What the story of one 400-year-old house in Amsterdam can tell us about today's housing market
Most of us leave no lasting traces that recall our stay on the planet, but through accident and fate, Fransz left something that has endured the centuries. His house — an elegant redbrick step-gable, its facade ornamented with sandstone bands and wooden cross-framed windows, a building that has more of the Renaissance than the Baroque about it — still stands. Napoleon and Hitler conquered Amsterdam in their separate centuries; later, postmodern architects and the sex and soft-drug industries made their marks. Pieter Fransz's house withstood all.
The Dutch have always been meticulous recordkeepers, so it is possible to follow this house, and others nearby it on Amsterdam's famous Herengracht, or Gentlemen's Canal, as they make their way through the centuries: to watch the succession of doctors, diamond cutters, confectioners, merchants and politicians move in and out, to glimpse the births and deaths, to watch careers and families unfold. More to the point, it's possible to follow the successive property transactions in this area of Amsterdam from the time it was developed to the present.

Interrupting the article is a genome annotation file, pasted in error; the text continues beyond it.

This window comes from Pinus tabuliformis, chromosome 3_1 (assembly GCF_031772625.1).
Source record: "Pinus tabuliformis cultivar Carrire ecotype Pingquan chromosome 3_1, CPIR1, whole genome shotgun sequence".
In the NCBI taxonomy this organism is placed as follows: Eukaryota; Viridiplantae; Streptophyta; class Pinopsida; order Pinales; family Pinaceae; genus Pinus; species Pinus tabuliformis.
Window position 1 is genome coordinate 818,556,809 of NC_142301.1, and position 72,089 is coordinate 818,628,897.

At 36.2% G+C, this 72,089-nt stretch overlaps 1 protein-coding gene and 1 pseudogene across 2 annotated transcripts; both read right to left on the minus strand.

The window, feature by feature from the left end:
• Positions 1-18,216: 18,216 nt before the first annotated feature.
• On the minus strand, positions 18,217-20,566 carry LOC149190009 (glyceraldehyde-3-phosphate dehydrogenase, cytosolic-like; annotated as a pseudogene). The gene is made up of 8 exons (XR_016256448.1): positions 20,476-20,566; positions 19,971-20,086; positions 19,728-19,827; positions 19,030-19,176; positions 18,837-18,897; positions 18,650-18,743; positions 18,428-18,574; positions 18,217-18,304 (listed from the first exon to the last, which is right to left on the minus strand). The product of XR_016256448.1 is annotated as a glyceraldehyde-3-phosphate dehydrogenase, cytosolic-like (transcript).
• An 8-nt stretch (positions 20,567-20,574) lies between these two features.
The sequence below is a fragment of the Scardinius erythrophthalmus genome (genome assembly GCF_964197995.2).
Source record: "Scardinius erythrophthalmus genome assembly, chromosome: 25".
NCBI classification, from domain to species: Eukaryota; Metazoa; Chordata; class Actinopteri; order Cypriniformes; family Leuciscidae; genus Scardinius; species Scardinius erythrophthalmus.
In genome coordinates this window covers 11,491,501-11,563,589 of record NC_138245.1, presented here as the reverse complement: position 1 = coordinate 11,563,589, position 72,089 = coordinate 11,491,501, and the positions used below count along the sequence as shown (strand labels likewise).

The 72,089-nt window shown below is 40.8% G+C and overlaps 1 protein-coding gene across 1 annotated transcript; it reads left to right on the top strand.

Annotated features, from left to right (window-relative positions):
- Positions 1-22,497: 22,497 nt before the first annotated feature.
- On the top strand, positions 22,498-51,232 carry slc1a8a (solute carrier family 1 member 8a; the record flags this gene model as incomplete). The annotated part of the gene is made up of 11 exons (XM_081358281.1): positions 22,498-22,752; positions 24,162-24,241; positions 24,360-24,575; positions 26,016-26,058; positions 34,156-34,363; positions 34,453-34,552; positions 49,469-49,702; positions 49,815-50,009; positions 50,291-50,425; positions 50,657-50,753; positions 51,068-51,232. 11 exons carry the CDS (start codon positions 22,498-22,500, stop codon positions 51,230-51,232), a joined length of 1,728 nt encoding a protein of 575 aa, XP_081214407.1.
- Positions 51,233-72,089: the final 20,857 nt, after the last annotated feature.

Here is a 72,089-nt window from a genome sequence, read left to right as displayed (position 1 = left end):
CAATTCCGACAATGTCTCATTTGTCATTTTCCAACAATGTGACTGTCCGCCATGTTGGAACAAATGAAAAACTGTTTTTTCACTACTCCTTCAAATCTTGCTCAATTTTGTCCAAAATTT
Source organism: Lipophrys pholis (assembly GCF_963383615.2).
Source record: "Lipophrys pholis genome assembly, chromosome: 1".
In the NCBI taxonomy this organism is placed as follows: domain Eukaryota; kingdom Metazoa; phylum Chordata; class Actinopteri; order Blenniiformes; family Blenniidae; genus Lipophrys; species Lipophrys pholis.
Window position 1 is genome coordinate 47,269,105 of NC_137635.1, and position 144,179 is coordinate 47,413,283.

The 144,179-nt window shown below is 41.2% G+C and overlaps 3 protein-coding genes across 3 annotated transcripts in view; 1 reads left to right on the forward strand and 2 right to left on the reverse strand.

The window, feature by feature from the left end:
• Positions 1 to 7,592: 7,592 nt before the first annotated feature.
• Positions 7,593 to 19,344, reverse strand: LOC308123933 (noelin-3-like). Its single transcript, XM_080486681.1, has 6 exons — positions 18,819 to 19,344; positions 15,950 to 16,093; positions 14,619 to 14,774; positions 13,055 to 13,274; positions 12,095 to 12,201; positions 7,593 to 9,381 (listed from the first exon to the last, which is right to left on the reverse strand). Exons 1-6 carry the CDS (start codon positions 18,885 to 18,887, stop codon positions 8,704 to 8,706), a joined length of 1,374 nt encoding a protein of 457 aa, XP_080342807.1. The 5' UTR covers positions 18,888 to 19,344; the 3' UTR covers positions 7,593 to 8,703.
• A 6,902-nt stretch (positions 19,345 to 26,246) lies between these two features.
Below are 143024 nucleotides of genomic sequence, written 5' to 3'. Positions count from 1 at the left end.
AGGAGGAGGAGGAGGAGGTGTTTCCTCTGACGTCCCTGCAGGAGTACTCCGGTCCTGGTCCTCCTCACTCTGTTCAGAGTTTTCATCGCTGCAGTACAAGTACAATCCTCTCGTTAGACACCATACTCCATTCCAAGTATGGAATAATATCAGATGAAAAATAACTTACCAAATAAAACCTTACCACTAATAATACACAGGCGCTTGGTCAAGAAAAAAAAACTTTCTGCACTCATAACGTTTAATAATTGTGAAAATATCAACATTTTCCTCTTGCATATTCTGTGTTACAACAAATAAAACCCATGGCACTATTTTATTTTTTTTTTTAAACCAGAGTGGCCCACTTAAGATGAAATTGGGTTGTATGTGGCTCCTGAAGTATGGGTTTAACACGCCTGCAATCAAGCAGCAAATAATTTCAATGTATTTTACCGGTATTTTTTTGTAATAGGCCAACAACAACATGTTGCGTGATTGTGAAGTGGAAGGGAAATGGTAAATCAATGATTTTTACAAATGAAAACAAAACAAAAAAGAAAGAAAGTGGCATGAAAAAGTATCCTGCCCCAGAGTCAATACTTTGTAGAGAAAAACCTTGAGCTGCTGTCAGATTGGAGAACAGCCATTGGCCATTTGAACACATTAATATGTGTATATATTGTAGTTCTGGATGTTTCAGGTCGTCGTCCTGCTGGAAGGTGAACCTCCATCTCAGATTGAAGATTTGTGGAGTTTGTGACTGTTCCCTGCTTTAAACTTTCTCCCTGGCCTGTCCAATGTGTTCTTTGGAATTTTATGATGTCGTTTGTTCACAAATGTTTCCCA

In itself, this isn't exceptional: other European cities have land registers that date to the Middle Ages. What makes Pieter Fransz's neighborhood unique — and uniquely interesting to some economists who are studying today's global real-estate boom and wondering whether the bubble that has been expanding for the past decade and more is in the process of bursting — is what real-estate experts call a constant quality index....
comments powered by Disqus
- Historian author Antony Beevor says his new World War 2 book may anger Americans
- Ron Radosh and Allis Radosh plan to defend Warren Harding in a new book
- Historians tackle America’s mass incarceration problem
- Report: Russian studies in crisis
- Ken Burns: Donald Trump’s birtherism — a “politer way of saying the ‘N-word'” — proves America isn’t remotely “post-racial”